The Help Desk

Your tough questions. MONEY's smart answers.
Presented by

Should I tap my retirement savings?

November 26, 2012: 6:31 AM ET

I have a $325,000 home, a $250,000 mortgage and a student loan. I have been taking money out of my IRA since getting laid off, and paying a 10% penalty with each withdrawal. It could be several months before I land a full-time job. Am I better off continuing to tap my IRA, or should I take out an equity loan on my house, rent out my home and move in with family, or sell my home? — Cheri S.

Your retirement accounts should be your option of last resort. "The first thing to do is to use your liquid savings, if you haven't already," says Brent Lince of Hillsboro, Ore.-based Lince Financial Planning. This could mean using cash savings, CDs and money market accounts before tapping into an IRA.

If you've used up your liquid savings, however, your best choice may be to sell your home. Not only would it free up the equity you have in the house, but it would mean saving on the costs of property ownership, such as insurance, maintenance, and property taxes. By comparison, a home equity loan would mean taking on more debt. And Lince says that may not be a wise move when you're looking for a source of income.

In the meantime, look for other ways to reduce your cost of living. For example, contact your lender and see if you qualify for a student loan deferral. If you have a federal loan, you can find out if you qualify for deferral at the U.S. Department of education site ( That would allow you to focus your limited funds on covering your other costs.

— Austin Kilham

Got a question for the Help Desk? Send it to

Posted in: Family Money, Retirement
Join the Conversation
Help Desk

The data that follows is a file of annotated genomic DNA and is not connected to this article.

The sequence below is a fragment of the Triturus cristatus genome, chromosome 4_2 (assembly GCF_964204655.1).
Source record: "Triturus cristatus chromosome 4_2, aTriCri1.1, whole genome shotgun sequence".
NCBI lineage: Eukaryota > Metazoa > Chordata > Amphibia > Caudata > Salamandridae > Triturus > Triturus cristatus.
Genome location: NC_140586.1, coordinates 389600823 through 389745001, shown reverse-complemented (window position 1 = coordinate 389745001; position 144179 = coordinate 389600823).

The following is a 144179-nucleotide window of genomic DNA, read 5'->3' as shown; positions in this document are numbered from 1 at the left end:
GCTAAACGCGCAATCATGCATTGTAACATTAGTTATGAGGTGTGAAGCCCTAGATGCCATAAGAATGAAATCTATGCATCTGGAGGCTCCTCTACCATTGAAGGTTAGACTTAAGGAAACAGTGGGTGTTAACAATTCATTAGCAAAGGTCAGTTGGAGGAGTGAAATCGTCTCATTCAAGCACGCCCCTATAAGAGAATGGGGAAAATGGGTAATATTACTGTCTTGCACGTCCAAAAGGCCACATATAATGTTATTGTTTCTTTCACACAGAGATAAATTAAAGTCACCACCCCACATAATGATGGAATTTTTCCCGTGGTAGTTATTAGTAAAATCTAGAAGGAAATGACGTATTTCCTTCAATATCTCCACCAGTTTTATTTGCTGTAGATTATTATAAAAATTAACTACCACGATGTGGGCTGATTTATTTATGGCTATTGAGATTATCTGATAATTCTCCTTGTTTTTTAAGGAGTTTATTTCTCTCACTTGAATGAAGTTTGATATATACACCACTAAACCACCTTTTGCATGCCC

Got a question about your money? We want to hear it! Each week we're answering your questions on CNN, Headline News and

Your email or phone number won't be published; we'll use it to get in touch if we need more information about your question.
Help Desk Video
  • NEXT
    Not enough money in America's 401(k)s
    Despite the surging stock market bringing balances to record highs, the average Fidelity 401(k) account has less than $100,000 in it. That's just not enough. Play
  • NEXT
    Explaining Obama's myRA
    President Obama unveiled a new savings plan for retirement accounts, aimed at encouraging people to start building their nest egg. But how exactly does it work? Play
  • NEXT
    Tricks on how to save in your 20s
    Saving for your retirement in your 20s doesn't have to be a financial burden. Prioritizing your expenses is usually the first step in building a nest egg. Play
  • BACK
    Don't get fooled by Black Friday sales
    Here are some of the tricks that retailers use to make you think you're getting a deal. Keep an eye out for them while shopping this Black Friday. Play
Best Tips
Some of the nation's leading business owners, investors, and thinkers share their thoughts on rebuilding your wealth. More
These strategies can help you manage the challenges -- both emotional and financial -- of helping an aging parent from afar. More
You don't need to be fanatical to get to 780. Those in the know say these moves matter most. More
Featured Newsletters

Tips for saving and spending smarter.

Search This Column
View all entries from this: Week, Month
Help Desk
More help for your career, your investments and your budget.
Powered by VIP.